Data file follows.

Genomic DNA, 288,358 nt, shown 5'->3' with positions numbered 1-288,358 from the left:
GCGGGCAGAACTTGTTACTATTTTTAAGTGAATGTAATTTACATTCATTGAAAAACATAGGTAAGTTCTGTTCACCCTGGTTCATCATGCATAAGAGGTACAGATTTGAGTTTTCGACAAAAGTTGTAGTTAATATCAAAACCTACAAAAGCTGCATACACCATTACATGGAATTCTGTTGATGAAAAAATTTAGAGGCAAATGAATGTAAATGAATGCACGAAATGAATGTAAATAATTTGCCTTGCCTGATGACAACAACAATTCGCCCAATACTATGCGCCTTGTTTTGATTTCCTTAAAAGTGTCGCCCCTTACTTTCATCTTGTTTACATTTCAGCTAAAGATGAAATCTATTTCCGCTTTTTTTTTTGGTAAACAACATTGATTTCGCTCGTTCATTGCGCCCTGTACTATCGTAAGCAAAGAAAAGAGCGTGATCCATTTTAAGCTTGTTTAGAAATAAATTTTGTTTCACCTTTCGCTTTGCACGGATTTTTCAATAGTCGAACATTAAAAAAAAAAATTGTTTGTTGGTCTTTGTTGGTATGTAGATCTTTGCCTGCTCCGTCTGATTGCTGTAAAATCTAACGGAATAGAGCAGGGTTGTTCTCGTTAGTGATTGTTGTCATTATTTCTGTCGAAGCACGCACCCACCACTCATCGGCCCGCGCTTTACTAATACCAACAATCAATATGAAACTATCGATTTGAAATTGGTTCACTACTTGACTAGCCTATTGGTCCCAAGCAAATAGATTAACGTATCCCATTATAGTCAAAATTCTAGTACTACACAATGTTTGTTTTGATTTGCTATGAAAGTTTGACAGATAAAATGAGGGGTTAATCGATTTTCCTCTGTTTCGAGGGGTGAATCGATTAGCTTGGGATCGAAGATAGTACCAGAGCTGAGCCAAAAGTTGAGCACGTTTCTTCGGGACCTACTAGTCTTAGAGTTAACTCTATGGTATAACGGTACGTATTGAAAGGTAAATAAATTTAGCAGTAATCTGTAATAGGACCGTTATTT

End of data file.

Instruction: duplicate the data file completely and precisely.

Genomic DNA, 288,358 nt, shown 5'->3' with positions numbered 1-288,358 from the left:
GCGGGCAGAACTTGTTACTATTTTTAAGTGAATGTAATTTACATTCATTGAAAAACATAGGTAAGTTCTGTTCACCCTGGTTCATCATGCATAAGAGGTACAGATTTGAGTTTTCGACAAAAGTTGTAGTTAATATCAAAACCTACAAAAGCTGCATACACCATTACATGGAATTCTGTTGATGAAAAAATTTAGAGGCAAATGAATGTAAATGAATGCACGAAATGAATGTAAATAATTTGCCTTGCCTGATGACAACAACAATTCGCCCAATACTATGCGCCTTGTTTTGATTTCCTTAAAAGTGTCGCCCCTTACTTTCATCTTGTTTACATTTCAGCTAAAGATGAAATCTATTTCCGCTTTTTTTTTTGGTAAACAACATTGATTTCGCTCGTTCATTGCGCCCTGTACTATCGTAAGCAAAGAAAAGAGCGTGATCCATTTTAAGCTTGTTTAGAAATAAATTTTGTTTCACCTTTCGCTTTGCACGGATTTTTCAATAGTCGAACATTAAAAAAAAAAATTGTTTGTTGGTCTTTGTTGGTATGTAGATCTTTGCCTGCTCCGTCTGATTGCTGTAAAATCTAACGGAATAGAGCAGGGTTGTTCTCGTTAGTGATTGTTGTCATTATTTCTGTCGAAGCACGCACCCACCACTCATCGGCCCGCGCTTTACTAATACCAACAATCAATATGAAACTATCGATTTGAAATTGGTTCACTACTTGACTAGCCTATTGGTCCCAAGCAAATAGATTAACGTATCCCATTATAGTCAAAATTCTAGTACTACACAATGTTTGTTTTGATTTGCTATGAAAGTTTGACAGATAAAATGAGGGGTTAATCGATTTTCCTCTGTTTCGAGGGGTGAATCGATTAGCTTGGGATCGAAGATAGTACCAGAGCTGAGCCAAAAGTTGAGCACGTTTCTTCGGGACCTACTAGTCTTAGAGTTAACTCTATGGTATAACGGTACGTATTGAAAGGTAAATAAATTTAGCAGTAATCTGTAATAGGACCGTTATTT